What is your favourite eucalypt?
The Quantitative and Applied Ecology Group are polling Australia’s Favourite Eucalypt, click here for more details. What is your favourite eucalypt? This intriguing question has spurred tea room discussion, blog campaigns and, of course, tweeting #FavEuc frenzies.
My initial #FavEuc response was something along the lines of ‘plants are like children for me, its just not right to pick favs’. As a slight plant nut, I often get asked what my favourite plant is, and I genuinely find it very difficult to decide… there is a time and a place and a certain light for every plant out there.
However, I have to admit, Eucalyptus pauciflora are pretty alright.
Eucalyptus pauciflora are common at high elevations in Australia (hence common name Snow Gums), although there are a couple of examples of isolated lowland occurrences.
Their height can vary substantially, from 1m to up to 20m. Their bark is smooth, with colours ranging from clean white with grey strips to seasonal variations around the shades of olive green to red and pink.
Their leaves are variable in shape and length, shiny green on both sides with conspicuous veins running lengthwise. Juvenile leaves are opposite and ovate before becoming alternate and elongated in mature plants.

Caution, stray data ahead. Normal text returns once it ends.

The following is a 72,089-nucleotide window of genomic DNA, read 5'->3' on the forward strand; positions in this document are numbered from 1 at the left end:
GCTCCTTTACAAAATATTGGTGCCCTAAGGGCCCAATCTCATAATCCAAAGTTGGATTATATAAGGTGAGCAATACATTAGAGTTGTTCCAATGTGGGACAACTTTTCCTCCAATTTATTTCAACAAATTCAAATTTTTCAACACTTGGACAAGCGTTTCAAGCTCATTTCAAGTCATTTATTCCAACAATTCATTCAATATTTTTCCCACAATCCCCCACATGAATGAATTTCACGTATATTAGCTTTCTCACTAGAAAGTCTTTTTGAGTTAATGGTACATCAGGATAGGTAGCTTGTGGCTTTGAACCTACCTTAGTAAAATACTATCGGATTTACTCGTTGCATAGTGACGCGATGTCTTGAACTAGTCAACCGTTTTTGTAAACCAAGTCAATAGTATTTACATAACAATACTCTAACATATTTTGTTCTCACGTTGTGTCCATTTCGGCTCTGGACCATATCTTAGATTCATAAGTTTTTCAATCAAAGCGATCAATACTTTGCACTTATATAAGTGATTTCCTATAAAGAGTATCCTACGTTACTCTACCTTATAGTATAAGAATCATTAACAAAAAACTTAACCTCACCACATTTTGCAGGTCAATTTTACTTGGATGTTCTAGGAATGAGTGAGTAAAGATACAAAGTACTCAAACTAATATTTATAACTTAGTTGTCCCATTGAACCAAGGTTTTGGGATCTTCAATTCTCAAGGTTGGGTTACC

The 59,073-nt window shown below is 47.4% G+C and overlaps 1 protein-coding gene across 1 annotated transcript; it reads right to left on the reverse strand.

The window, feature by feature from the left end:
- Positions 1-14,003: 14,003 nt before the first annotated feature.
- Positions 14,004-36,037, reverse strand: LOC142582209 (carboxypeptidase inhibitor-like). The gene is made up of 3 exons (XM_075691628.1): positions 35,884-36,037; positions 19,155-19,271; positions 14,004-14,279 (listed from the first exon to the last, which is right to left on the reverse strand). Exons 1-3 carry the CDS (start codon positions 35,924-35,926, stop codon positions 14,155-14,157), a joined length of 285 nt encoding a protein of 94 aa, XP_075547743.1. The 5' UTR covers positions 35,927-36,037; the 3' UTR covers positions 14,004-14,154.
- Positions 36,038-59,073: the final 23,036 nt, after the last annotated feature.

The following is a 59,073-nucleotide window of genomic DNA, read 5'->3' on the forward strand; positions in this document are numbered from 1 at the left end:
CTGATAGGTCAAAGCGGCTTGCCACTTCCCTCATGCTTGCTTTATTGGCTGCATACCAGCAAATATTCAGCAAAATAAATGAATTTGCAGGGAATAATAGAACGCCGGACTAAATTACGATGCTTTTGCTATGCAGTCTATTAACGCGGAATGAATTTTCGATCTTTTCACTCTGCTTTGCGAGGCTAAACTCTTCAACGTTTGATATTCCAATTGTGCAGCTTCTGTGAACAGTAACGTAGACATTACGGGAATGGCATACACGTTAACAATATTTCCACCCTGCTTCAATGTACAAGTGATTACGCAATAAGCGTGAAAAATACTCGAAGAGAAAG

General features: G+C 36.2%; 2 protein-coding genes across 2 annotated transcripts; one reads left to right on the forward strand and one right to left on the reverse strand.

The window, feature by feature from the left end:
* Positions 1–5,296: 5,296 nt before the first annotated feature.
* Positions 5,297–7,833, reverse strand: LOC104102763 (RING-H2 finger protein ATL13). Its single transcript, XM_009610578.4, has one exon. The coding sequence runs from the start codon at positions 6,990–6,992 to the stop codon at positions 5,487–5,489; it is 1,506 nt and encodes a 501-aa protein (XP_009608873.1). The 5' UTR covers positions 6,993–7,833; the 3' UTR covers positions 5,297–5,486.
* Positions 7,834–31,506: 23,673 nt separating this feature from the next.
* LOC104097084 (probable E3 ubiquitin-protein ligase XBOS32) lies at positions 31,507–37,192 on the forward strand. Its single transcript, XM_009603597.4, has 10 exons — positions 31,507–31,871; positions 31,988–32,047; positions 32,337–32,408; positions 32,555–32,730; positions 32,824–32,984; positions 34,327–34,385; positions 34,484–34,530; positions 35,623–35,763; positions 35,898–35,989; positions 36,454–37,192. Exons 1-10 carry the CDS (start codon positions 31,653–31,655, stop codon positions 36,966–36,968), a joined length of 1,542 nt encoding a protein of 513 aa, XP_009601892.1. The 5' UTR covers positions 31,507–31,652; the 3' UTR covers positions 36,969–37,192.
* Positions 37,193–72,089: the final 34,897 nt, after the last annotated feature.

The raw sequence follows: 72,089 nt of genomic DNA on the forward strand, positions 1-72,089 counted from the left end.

Their buds are club shaped, 7 – 12 per clustered in axils with caps with short points. Fruits are variable between subspecies though commonly have short pedicels, with a flat or slightly depressed disc and small valves at rim level.
When seen flowering, this usually occurs between Oct and Feb.
Littler known facts:
When found at high elevations, E. pauciflora are often multi-stemmed, with low, thick trunks providing excellent sitting, leaning or reclining habitats for ecologists.
When burnt, E. pauciflora resprout. Burnt white/grey stems often remain above new resprouting stems, which provide stark contrasts to blue alpine skies which have been known to inspire many pauses of thought and contemplation for the alpine walker.
I will leave you with this ancient example of a gorgeous snow gum:
Costermans, L (1994) ‘Native trees and shrubs of south-eastern Australia’. 5th Ed. New Holland Publishers, Australia.
All photos are my own.